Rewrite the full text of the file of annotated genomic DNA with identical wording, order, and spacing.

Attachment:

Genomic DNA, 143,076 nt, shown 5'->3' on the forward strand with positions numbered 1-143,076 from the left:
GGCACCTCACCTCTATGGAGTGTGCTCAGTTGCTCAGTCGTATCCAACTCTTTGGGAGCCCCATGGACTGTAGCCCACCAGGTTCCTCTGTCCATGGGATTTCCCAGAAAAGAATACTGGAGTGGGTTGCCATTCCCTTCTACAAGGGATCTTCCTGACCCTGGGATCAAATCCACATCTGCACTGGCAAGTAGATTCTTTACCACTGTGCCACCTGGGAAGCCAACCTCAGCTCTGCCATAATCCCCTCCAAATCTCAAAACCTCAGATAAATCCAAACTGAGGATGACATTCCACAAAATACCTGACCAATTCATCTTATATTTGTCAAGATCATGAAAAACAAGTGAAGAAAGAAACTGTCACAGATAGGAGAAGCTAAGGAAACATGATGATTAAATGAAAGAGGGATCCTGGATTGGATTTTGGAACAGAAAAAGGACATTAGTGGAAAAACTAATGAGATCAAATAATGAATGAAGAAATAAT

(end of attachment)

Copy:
Genomic DNA, 143,076 nt, shown 5'->3' on the forward strand with positions numbered 1-143,076 from the left:
GGCACCTCACCTCTATGGAGTGTGCTCAGTTGCTCAGTCGTATCCAACTCTTTGGGAGCCCCATGGACTGTAGCCCACCAGGTTCCTCTGTCCATGGGATTTCCCAGAAAAGAATACTGGAGTGGGTTGCCATTCCCTTCTACAAGGGATCTTCCTGACCCTGGGATCAAATCCACATCTGCACTGGCAAGTAGATTCTTTACCACTGTGCCACCTGGGAAGCCAACCTCAGCTCTGCCATAATCCCCTCCAAATCTCAAAACCTCAGATAAATCCAAACTGAGGATGACATTCCACAAAATACCTGACCAATTCATCTTATATTTGTCAAGATCATGAAAAACAAGTGAAGAAAGAAACTGTCACAGATAGGAGAAGCTAAGGAAACATGATGATTAAATGAAAGAGGGATCCTGGATTGGATTTTGGAACAGAAAAAGGACATTAGTGGAAAAACTAATGAGATCAAATAATGAATGAAGAAATAAT